It is estimated that more than 55 million peopleTrusted Source worldwide have dementia, and Alzheimer’s disease (AD) accounts for 60% to 70% of that number. In the U.S. alone, six million live with this debilitating form of memory loss.
There is no cure for AD. While much remains unknown about the disease, scientists increasingly suspect that neuroinflammation may play a role.
Now, researchers from Karolinska Institute in Sweden and LSU Health New Orleans have released a study that suggests a comparatively simple way of investigating inflammation’s effect on AD and possibly treating it.
The study’s authors successfully halted memory loss in mice with AD with the noninvasive, intranasal delivery of a compound known to resolve neuroinflammation.
The study was published in the journal Communications BiologyTrusted Source.
Dr. Tharick Pascoal, M.D., Ph.D., an assistant professor of psychiatry and neurology at the University of Pittsburgh School of Medicine (Pitt), who was not involved in the study, told Medical News Today:
“These results are important because they support the idea that it is possible that the use of a noninvasive intranasal delivery method can lead to an effective therapeutic effect on the brain of AD patients, contrasting to more complicated intravenous infusion methods.”
“In addition,” said Dr. Pascoal, the study’s “findings support the idea that an anti-inflammatory effect imposed on the AD brain may have a protective, rather than deleterious effect. Several previous studies have shown to halt AD progression in animal models, [but] have not confirmed the results in live humans.”
Dr. Pascoal was the lead author of a 2021 studyTrusted Source providing evidence of neuroinflammation’s importance in AD.
The role of neuroinflammation in Alzheimer’s
Researchers have understood that AD disrupts communication between the brain’s neurons for some time.
The disease deposits amyloid plaques between neurons which block their interconnectivity, and produces neurofibrillary tangles of tau proteins inside neurons that prevent them from functioning.
However, researchers have also found that the mere presence of amyloid plaques and tau tangles in the brain does not automatically mean a person has an active case of AD. Recent research suggests that neuroinflammation may be Alzheimer’s elusive trigger.
“It is still unclear whether amyloid plaque formation or inflammation starts first,” the lead author of the new study, Dr. Ceren Emre of the Karolinska Institute and currently healthcare equity analyst at ABG Sundal Collier, told Medical News Today.
“However,” Dr. Emre noted, “it is evident that there is a vicious circle where amyloid plaques and neurofibrillary tangles activate CNS [central nervous system] immune cells, which consequently release molecules known as cytokines in order to recruit more immune cells to the site of inflammation with the intention of removing the plaques and tangles.”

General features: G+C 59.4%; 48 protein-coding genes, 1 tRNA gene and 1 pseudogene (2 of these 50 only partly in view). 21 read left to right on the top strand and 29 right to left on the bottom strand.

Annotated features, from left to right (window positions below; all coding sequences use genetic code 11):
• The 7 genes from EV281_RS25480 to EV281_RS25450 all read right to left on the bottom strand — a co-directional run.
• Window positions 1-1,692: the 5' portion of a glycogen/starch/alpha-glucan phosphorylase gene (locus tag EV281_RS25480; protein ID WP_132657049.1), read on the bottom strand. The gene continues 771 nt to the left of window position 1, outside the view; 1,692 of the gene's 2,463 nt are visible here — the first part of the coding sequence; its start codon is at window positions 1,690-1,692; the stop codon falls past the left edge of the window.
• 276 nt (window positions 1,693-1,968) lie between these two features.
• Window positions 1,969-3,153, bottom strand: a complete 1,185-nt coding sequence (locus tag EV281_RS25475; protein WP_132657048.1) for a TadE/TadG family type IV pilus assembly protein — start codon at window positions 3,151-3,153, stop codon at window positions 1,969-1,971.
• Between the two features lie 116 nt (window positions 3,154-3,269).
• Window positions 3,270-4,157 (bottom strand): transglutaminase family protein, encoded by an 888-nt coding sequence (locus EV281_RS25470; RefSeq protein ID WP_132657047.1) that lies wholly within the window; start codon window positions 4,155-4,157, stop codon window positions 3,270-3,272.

Dr. Pascoal said it was possible that “during abnormally increased neuroinflammation, inflammation-related cells that intend to clean up the brain are, in fact, dysfunctional and contaminating the brain.”
The charm of intranasal delivery
Dr. Emre told MNT that an intranasal delivery system to administer medication was “attractive” for both patients and doctors.
“It is noninvasive and — importantly — painless,” she said.
“This type of delivery also prevents gastrointestinal degradation and first-pass metabolism, where the drug gets metabolized at a specific location/organ, reducing its concentration,” Dr. Emre added.
Dr. Emre elaborated on why the nose was an attractive delivery route:
“The nose is a complex organ with three different functional areas: vestibular, olfactory, and respiratory areas. The olfactory region’s adjacency to the cerebrospinal fluid and direct connection to the brain via the trigeminal nerve pathway Trusted Sourcemade it an attractive route for nose-to-brain delivery.”
Dr. Emre said olfactory neurons picked up the molecules inside the nasal cavity and traveled until they reached the nerve ends. From there, the molecules would actively be transported outside of cells (a process called exocytosis) into the olfactory bulb.
“At this point, the molecules can enter into cerebral spinal fluid to be distributed to the rest of the brain,” she explained.
A promising future
Neuroinflammation is one of the body’s defense mechanisms. Therefore, scientists have not assumed that taking an anti-inflammatory approach would help AD patients.
However, Dr. Pascoal told MNT that the new study’s findings “support the idea that an anti-inflammatory effect imposed on the AD brain may have a protective, rather than deleterious, effect.”
“Human clinical trials showed no direct effect of anti-inflammatory drugs mitigating AD progression,” said Dr. Pascoal, stressing that earlier clinical trials targeting neuroinflammation pathways in AD had produced limited results because of several methodological issues.
Intranasal delivery, as employed in the new study, apparently avoids these methodological issues.
While describing the study as “promising,” Dr. Pascoal added:
“We should be cautious while the results are not confirmed in living AD patients who have a more complex disease than we currently can model in animals.”